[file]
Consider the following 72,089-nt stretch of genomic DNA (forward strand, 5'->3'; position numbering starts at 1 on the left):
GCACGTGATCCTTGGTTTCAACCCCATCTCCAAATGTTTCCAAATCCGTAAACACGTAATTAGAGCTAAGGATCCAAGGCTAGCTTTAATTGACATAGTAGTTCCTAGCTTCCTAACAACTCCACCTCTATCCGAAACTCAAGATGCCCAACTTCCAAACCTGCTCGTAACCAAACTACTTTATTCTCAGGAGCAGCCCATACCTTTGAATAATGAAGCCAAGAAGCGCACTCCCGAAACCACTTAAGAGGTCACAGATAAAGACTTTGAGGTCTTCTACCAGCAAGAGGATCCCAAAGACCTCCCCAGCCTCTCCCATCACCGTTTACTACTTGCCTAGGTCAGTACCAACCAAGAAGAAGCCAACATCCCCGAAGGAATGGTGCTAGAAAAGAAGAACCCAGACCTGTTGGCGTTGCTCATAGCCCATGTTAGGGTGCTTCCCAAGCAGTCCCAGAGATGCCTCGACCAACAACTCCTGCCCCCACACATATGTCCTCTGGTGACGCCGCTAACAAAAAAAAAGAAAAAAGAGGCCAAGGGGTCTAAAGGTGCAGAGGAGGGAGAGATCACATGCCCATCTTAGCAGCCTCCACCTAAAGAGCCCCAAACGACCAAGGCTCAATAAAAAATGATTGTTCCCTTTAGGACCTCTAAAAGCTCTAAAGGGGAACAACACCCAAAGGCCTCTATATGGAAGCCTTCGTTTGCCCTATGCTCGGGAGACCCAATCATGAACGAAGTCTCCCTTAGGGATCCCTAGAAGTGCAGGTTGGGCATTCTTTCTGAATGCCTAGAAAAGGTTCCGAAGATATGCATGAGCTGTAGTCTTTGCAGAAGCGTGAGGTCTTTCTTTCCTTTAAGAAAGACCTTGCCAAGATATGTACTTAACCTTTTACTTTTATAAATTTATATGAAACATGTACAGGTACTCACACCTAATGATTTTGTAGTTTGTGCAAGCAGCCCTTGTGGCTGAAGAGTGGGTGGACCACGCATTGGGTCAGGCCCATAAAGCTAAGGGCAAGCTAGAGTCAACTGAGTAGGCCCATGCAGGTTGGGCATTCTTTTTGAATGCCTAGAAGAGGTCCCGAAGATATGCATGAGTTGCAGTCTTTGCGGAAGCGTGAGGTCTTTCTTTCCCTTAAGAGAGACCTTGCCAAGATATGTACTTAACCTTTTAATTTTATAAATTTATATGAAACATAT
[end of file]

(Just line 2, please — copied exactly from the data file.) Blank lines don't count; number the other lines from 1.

GCACGTGATCCTTGGTTTCAACCCCATCTCCAAATGTTTCCAAATCCGTAAACACGTAATTAGAGCTAAGGATCCAAGGCTAGCTTTAATTGACATAGTAGTTCCTAGCTTCCTAACAACTCCACCTCTATCCGAAACTCAAGATGCCCAACTTCCAAACCTGCTCGTAACCAAACTACTTTATTCTCAGGAGCAGCCCATACCTTTGAATAATGAAGCCAAGAAGCGCACTCCCGAAACCACTTAAGAGGTCACAGATAAAGACTTTGAGGTCTTCTACCAGCAAGAGGATCCCAAAGACCTCCCCAGCCTCTCCCATCACCGTTTACTACTTGCCTAGGTCAGTACCAACCAAGAAGAAGCCAACATCCCCGAAGGAATGGTGCTAGAAAAGAAGAACCCAGACCTGTTGGCGTTGCTCATAGCCCATGTTAGGGTGCTTCCCAAGCAGTCCCAGAGATGCCTCGACCAACAACTCCTGCCCCCACACATATGTCCTCTGGTGACGCCGCTAACAAAAAAAAAGAAAAAAGAGGCCAAGGGGTCTAAAGGTGCAGAGGAGGGAGAGATCACATGCCCATCTTAGCAGCCTCCACCTAAAGAGCCCCAAACGACCAAGGCTCAATAAAAAATGATTGTTCCCTTTAGGACCTCTAAAAGCTCTAAAGGGGAACAACACCCAAAGGCCTCTATATGGAAGCCTTCGTTTGCCCTATGCTCGGGAGACCCAATCATGAACGAAGTCTCCCTTAGGGATCCCTAGAAGTGCAGGTTGGGCATTCTTTCTGAATGCCTAGAAAAGGTTCCGAAGATATGCATGAGCTGTAGTCTTTGCAGAAGCGTGAGGTCTTTCTTTCCTTTAAGAAAGACCTTGCCAAGATATGTACTTAACCTTTTACTTTTATAAATTTATATGAAACATGTACAGGTACTCACACCTAATGATTTTGTAGTTTGTGCAAGCAGCCCTTGTGGCTGAAGAGTGGGTGGACCACGCATTGGGTCAGGCCCATAAAGCTAAGGGCAAGCTAGAGTCAACTGAGTAGGCCCATGCAGGTTGGGCATTCTTTTTGAATGCCTAGAAGAGGTCCCGAAGATATGCATGAGTTGCAGTCTTTGCGGAAGCGTGAGGTCTTTCTTTCCCTTAAGAGAGACCTTGCCAAGATATGTACTTAACCTTTTAATTTTATAAATTTATATGAAACATAT